The Government had the opportunity to amend those provisions under fast-track procedures. I do not know whether the Minister will suggest that the Bill that is before us satisfies everything that the High Court had to say in relation to the Human Fertilisation and Embryology Act and the Human Rights Act 1998 or whether amendments will have to be made to cover the situation. None the less, it is unfair and unjust to pillory my hon. Friend the Member for New Forest, West, whom I think spoke only for a minute or two, while at the same time giving the impression that the Government have been keen to proceed.
§ Mr. Tony Clarke
I repeat that we have no intention of pillorying or being hostile to the hon. Member for New Forest, West (Mr. Swayne); we are simply placing on record the confusion that existed in the House between the position that he took at the Dispatch Box in speaking as a Front Bencher, when he decided that the Bill was a matter of conscience, and the comments that he later made to others in saying that he intervened under orders—I think that those were the words that he used with individuals in private. The issue is not about pillorying him, but an attempt to ensure that, this time, the House is as one in ensuring that the Bill receives a speedy passage and a quick conclusion. It may help the hon. Gentleman if I repeat that there is no intention of pillorying or being hostile to the hon. Member for New Forest, West.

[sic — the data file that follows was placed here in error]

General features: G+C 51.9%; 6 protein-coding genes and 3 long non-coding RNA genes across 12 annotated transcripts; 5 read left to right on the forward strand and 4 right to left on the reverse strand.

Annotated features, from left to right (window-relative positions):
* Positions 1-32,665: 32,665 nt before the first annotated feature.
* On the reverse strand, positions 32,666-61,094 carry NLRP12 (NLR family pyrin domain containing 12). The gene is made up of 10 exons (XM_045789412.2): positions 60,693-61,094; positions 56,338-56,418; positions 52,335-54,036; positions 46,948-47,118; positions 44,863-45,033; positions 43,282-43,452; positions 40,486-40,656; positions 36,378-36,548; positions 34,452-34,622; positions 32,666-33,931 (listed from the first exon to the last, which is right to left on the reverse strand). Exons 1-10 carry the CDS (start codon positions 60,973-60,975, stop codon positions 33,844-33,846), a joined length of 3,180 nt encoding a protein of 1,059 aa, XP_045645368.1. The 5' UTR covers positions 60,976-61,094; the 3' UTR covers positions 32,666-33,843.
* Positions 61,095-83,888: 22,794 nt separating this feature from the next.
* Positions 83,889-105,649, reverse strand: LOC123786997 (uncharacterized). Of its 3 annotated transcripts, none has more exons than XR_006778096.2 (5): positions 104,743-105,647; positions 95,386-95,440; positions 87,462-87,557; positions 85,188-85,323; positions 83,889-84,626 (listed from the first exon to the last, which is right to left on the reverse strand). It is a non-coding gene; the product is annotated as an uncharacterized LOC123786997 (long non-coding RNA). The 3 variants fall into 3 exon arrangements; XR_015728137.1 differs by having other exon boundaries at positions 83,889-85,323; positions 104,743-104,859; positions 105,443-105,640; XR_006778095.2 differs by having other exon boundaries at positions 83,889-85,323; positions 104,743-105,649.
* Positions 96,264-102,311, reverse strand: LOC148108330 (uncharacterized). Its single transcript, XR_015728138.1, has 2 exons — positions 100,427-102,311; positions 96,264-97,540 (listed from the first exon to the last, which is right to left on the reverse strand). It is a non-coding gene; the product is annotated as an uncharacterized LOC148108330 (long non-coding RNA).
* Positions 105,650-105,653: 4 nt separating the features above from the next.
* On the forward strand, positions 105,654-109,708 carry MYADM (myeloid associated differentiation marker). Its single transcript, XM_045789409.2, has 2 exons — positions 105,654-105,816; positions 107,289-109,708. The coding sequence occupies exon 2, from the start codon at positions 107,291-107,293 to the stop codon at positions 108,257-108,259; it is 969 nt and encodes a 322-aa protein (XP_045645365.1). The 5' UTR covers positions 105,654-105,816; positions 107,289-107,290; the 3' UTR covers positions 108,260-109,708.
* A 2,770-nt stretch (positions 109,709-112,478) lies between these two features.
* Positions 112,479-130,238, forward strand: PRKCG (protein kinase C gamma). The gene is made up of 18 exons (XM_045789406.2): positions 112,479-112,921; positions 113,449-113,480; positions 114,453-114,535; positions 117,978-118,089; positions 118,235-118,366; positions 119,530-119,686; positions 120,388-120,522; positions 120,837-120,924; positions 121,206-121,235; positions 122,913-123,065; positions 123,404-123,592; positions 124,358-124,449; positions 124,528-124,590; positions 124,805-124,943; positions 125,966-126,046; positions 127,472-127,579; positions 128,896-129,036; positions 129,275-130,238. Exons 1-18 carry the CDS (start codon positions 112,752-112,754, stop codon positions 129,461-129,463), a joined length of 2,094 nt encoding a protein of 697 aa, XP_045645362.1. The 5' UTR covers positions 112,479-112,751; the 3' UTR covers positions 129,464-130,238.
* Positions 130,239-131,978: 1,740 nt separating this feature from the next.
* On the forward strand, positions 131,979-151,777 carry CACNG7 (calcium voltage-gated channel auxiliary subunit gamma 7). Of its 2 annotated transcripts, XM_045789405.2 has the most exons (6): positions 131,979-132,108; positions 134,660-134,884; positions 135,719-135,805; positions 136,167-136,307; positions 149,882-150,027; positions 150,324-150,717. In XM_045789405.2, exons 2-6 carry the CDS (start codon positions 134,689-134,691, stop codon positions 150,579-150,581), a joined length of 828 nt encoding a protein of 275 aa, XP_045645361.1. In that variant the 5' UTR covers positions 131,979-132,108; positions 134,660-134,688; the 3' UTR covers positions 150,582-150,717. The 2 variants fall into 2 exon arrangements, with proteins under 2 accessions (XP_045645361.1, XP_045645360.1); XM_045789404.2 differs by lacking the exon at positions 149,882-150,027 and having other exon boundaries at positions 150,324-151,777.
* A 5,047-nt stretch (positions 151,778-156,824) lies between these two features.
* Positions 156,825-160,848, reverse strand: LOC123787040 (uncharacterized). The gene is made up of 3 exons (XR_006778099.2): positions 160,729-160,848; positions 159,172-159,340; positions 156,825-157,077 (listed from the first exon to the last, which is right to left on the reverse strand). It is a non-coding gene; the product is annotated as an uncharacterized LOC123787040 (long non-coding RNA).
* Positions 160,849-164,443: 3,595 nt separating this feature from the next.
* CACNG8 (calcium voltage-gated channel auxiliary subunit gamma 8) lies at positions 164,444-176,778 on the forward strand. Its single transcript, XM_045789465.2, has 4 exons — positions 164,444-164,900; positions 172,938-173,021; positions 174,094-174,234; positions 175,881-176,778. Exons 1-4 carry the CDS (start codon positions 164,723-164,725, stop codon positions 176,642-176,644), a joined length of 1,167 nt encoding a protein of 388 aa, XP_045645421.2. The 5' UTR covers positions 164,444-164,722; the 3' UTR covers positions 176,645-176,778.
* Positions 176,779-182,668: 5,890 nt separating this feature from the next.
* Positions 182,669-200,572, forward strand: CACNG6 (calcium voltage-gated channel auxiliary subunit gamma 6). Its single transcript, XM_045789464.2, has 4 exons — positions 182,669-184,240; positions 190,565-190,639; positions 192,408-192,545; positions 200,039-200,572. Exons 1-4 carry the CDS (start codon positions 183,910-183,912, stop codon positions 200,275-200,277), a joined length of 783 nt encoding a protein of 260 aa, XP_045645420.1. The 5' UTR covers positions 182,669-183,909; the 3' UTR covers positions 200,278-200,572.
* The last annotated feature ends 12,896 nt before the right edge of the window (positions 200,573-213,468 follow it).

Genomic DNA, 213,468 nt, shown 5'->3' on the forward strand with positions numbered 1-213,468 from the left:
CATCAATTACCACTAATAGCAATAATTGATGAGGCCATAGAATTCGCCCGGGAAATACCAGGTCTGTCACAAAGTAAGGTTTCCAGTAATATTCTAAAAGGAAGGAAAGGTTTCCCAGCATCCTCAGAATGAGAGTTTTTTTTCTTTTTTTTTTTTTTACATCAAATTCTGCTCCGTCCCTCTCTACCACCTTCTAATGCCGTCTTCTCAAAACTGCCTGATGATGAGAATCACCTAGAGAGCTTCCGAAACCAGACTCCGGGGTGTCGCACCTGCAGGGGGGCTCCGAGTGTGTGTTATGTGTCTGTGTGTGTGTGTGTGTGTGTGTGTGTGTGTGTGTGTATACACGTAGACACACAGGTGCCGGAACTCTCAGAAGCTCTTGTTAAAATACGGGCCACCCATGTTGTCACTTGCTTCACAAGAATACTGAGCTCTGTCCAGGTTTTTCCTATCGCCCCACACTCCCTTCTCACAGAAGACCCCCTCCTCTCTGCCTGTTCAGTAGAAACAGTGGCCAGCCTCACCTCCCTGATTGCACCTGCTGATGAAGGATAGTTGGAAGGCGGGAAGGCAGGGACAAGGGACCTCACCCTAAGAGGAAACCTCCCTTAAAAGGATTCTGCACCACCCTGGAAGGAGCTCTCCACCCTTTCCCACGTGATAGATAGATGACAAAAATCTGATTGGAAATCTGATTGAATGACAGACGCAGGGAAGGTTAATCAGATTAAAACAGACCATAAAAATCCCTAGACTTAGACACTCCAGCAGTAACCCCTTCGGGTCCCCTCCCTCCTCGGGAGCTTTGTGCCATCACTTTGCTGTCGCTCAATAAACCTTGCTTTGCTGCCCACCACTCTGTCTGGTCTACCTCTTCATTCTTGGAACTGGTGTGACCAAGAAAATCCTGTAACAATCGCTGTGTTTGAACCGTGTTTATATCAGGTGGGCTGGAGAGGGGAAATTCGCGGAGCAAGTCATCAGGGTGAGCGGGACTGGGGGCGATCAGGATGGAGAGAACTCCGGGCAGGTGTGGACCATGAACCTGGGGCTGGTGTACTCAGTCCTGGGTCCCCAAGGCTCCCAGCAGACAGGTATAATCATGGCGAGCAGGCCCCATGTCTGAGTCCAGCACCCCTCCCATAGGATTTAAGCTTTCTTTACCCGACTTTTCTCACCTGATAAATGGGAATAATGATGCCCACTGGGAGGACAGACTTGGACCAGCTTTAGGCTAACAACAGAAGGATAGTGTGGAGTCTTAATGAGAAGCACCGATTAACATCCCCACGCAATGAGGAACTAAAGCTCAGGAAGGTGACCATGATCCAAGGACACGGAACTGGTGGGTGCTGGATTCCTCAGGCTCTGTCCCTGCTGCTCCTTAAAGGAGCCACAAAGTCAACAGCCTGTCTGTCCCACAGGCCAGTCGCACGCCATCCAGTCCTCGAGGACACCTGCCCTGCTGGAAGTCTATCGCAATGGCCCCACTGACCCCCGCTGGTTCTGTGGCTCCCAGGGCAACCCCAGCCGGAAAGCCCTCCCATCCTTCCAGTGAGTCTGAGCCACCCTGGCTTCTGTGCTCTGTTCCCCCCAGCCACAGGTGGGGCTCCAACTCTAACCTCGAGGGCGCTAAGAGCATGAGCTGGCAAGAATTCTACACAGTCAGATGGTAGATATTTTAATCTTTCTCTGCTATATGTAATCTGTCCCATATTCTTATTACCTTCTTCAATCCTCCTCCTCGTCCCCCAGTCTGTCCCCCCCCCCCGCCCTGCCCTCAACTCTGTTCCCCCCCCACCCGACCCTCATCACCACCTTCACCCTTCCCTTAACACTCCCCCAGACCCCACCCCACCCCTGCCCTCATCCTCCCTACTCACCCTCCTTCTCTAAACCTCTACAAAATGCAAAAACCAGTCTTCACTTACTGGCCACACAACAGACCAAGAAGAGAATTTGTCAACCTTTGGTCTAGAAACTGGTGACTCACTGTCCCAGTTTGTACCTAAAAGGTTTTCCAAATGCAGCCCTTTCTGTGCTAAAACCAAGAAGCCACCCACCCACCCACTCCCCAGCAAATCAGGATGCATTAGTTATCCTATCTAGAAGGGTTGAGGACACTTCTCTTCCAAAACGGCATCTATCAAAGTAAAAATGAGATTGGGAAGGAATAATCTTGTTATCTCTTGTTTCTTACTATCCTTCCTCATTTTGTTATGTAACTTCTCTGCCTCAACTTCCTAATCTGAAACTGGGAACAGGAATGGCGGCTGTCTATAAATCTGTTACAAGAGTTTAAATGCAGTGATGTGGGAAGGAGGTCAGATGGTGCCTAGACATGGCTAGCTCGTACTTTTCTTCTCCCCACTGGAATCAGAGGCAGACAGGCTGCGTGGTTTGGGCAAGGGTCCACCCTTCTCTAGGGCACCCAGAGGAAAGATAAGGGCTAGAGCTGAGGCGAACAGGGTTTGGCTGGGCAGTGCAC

§ Mr. Andrew Stunell (Hazel Grove)
I congratulate the hon. Member for Birmingham, Hall Green (Mr. McCabe) on promoting this short but important measure. I wish it well.
As science and medicine advance, hon. Members are increasingly faced with issues about which our predecessors could not even have dreamed. Many are deeply divisive ethical and moral questions, as the debate has shown. Hon. Members are often sharply divided on them, by no means always on party lines.